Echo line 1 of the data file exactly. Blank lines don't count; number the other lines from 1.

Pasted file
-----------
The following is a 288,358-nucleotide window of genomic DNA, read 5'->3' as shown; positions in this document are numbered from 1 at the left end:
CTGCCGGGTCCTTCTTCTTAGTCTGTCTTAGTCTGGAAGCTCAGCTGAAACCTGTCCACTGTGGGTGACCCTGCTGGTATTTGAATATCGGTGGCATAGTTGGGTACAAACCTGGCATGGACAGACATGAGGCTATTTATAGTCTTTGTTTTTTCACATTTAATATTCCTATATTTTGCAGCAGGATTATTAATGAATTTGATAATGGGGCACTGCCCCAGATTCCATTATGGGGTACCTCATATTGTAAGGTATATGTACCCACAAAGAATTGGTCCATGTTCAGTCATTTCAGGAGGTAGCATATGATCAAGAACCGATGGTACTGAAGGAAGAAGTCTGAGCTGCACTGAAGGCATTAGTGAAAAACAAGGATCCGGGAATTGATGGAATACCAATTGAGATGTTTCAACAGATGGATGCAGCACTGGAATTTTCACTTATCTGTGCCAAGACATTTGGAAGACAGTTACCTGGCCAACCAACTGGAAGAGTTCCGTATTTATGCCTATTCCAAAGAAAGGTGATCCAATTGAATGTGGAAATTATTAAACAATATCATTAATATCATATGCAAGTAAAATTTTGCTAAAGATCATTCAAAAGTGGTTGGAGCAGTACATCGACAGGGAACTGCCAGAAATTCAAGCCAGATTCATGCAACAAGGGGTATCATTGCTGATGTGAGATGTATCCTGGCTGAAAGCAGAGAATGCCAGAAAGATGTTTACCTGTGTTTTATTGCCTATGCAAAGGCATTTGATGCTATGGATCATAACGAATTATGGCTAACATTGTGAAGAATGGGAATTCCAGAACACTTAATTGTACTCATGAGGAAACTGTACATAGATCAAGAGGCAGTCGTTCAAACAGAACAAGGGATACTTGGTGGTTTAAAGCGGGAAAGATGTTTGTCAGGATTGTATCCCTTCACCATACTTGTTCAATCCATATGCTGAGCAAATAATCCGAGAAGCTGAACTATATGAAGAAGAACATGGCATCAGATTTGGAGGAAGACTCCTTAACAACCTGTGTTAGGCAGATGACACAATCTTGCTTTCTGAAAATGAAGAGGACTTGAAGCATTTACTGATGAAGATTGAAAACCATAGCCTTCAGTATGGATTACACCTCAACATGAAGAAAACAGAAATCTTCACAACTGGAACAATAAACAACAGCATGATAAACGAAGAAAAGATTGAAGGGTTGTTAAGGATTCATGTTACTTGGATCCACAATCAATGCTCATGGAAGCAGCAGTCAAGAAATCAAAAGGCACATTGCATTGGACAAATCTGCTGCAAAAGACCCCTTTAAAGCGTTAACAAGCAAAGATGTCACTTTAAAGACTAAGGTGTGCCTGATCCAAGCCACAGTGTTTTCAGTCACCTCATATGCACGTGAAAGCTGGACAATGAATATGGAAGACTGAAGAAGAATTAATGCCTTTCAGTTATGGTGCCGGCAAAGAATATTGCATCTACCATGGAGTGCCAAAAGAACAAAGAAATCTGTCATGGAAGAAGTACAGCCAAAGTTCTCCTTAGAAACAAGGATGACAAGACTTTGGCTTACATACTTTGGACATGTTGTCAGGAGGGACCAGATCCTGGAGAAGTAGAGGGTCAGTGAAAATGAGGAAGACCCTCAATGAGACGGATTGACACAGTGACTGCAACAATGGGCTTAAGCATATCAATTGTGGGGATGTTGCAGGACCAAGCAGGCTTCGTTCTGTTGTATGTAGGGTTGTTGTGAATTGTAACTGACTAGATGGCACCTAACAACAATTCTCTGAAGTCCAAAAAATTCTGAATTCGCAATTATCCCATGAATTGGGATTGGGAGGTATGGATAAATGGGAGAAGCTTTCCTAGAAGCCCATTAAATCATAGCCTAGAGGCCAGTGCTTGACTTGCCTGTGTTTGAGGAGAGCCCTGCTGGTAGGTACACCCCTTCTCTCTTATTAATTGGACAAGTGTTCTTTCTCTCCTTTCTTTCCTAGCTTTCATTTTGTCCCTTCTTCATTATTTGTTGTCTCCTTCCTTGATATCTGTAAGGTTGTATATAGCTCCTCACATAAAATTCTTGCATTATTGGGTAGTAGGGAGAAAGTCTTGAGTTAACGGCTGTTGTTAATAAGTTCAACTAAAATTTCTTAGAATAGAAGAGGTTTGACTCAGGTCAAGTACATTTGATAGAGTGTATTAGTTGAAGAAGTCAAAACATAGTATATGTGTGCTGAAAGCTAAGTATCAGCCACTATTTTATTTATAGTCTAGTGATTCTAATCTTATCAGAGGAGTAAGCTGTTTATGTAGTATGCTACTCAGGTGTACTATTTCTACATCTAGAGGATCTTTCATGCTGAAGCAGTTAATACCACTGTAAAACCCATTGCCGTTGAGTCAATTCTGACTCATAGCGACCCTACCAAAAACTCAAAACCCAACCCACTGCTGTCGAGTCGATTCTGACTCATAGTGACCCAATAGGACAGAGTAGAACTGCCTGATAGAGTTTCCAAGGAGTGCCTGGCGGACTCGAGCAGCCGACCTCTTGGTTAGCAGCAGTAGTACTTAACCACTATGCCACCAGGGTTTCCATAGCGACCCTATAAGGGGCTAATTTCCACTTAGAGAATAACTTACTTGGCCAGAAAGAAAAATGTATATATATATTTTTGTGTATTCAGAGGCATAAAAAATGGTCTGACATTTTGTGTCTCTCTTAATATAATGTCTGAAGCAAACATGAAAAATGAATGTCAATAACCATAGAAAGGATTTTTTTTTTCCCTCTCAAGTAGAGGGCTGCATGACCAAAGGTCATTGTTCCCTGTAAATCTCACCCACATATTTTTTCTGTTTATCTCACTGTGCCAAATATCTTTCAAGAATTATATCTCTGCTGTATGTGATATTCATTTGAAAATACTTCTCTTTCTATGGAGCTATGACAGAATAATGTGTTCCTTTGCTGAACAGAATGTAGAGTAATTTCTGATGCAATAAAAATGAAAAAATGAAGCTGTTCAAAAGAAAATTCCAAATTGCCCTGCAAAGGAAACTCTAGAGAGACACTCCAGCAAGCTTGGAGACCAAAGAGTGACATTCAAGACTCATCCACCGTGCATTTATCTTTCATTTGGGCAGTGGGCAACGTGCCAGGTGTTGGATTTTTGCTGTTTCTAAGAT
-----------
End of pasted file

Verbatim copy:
The following is a 288,358-nucleotide window of genomic DNA, read 5'->3' as shown; positions in this document are numbered from 1 at the left end: